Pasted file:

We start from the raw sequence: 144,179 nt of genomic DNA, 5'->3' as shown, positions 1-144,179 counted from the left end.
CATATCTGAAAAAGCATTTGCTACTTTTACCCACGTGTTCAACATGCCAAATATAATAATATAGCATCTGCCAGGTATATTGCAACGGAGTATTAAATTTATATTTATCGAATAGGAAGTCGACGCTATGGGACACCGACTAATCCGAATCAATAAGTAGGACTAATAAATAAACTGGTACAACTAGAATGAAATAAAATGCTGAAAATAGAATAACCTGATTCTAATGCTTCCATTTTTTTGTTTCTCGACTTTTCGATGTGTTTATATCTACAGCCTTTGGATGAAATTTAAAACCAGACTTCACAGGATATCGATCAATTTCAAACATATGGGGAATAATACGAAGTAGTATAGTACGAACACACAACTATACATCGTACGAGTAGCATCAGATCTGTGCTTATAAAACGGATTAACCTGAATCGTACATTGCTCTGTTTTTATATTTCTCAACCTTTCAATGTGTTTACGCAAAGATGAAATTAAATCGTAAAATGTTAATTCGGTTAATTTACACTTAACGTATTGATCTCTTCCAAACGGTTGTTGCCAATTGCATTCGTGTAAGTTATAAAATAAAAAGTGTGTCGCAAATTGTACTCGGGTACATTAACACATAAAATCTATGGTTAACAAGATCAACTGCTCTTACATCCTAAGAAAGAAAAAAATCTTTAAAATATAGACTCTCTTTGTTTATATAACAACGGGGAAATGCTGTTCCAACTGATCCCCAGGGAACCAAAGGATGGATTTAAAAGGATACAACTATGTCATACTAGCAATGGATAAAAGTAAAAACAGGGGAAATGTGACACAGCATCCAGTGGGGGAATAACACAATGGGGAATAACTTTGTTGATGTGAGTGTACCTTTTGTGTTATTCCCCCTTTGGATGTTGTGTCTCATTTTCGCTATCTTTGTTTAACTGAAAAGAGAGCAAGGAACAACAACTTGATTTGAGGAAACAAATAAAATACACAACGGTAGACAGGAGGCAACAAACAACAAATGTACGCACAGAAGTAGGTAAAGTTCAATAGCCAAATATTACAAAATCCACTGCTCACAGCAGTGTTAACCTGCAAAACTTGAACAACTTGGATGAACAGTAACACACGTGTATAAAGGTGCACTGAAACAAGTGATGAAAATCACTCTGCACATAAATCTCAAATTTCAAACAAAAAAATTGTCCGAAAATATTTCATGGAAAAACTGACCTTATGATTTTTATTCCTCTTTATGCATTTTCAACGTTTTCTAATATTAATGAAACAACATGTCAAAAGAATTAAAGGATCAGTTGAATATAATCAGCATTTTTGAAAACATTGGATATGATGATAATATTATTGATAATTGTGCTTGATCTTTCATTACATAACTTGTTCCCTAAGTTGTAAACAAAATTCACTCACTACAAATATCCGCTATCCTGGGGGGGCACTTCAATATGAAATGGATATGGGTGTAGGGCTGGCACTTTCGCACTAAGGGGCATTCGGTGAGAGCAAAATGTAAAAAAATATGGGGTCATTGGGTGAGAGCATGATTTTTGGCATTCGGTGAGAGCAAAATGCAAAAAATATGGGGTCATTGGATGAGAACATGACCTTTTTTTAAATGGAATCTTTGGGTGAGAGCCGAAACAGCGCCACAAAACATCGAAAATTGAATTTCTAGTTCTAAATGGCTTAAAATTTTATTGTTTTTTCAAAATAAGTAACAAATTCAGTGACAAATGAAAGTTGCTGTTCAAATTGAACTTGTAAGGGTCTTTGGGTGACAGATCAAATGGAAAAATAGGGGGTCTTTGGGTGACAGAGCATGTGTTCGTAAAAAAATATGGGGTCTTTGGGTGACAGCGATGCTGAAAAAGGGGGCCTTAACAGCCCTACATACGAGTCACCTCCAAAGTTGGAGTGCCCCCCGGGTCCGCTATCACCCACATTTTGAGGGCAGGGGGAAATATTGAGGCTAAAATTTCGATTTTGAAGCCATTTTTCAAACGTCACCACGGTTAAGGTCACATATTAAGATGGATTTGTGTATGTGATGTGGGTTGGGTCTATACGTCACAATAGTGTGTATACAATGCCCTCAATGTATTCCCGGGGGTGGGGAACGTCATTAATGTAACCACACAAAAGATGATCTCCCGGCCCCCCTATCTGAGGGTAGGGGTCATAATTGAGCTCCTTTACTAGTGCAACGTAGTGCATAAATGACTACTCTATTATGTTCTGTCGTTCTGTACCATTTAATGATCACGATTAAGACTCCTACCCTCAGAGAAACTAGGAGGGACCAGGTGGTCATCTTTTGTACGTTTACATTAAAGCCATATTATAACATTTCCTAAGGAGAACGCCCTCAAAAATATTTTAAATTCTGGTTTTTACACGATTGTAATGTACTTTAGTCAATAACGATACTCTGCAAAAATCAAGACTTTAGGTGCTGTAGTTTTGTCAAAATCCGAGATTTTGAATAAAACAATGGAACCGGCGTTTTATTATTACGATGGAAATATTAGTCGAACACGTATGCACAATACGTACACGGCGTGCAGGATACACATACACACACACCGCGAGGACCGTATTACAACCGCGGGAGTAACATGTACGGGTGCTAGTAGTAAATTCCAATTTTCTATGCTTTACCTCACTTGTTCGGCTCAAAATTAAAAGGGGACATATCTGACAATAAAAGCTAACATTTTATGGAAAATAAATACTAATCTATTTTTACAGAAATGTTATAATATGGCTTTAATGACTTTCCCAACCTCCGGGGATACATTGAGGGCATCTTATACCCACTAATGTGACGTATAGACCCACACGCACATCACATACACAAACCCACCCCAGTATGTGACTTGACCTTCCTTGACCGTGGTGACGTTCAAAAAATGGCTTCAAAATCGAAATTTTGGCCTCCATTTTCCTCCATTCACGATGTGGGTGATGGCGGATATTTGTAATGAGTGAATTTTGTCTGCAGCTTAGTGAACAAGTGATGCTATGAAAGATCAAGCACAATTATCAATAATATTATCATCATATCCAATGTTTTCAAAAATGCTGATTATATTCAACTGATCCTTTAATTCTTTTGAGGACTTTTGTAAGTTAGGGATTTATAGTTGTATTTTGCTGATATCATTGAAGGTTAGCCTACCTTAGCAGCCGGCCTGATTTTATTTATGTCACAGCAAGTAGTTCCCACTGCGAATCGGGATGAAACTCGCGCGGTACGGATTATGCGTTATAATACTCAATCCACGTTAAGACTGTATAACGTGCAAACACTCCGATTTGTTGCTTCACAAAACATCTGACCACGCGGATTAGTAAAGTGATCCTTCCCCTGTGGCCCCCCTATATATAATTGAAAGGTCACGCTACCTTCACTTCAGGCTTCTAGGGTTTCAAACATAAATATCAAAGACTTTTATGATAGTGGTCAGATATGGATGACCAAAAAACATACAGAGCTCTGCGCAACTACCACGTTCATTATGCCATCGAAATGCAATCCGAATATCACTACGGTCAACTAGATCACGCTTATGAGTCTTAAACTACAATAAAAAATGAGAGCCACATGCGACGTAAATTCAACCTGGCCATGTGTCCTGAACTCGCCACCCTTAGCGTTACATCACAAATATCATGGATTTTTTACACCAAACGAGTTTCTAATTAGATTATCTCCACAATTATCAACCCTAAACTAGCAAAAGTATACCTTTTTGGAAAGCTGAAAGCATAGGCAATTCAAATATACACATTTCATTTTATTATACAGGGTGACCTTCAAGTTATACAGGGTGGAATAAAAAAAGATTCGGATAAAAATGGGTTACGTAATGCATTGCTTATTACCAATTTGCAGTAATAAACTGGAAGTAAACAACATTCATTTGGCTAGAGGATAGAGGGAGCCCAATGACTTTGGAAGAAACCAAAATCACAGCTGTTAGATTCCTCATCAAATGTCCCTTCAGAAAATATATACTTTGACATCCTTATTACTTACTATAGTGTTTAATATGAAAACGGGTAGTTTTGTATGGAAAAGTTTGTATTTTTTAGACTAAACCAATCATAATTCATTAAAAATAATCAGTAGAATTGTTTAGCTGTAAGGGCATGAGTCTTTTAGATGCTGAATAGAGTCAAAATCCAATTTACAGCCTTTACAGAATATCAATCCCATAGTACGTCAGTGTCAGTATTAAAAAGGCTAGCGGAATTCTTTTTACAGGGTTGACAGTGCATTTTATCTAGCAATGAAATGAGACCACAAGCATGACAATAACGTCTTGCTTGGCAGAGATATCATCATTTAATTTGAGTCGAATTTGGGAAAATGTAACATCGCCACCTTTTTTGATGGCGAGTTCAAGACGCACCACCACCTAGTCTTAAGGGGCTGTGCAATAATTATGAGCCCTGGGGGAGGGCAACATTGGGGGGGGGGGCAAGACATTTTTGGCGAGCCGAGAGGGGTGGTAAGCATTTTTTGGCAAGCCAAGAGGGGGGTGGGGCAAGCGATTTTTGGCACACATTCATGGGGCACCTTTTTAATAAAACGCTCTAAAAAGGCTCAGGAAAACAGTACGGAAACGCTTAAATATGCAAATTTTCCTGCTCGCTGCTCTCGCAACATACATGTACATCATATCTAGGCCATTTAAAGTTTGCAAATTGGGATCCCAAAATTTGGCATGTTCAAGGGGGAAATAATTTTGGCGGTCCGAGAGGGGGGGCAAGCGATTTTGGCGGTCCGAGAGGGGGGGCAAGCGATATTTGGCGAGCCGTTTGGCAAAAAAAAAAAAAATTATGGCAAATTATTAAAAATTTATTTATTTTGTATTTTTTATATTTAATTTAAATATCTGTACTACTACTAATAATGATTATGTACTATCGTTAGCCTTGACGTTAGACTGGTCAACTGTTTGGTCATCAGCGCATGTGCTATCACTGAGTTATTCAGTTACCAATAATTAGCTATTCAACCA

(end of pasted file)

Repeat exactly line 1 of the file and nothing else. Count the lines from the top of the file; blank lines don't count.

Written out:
We start from the raw sequence: 144,179 nt of genomic DNA, 5'->3' as shown, positions 1-144,179 counted from the left end.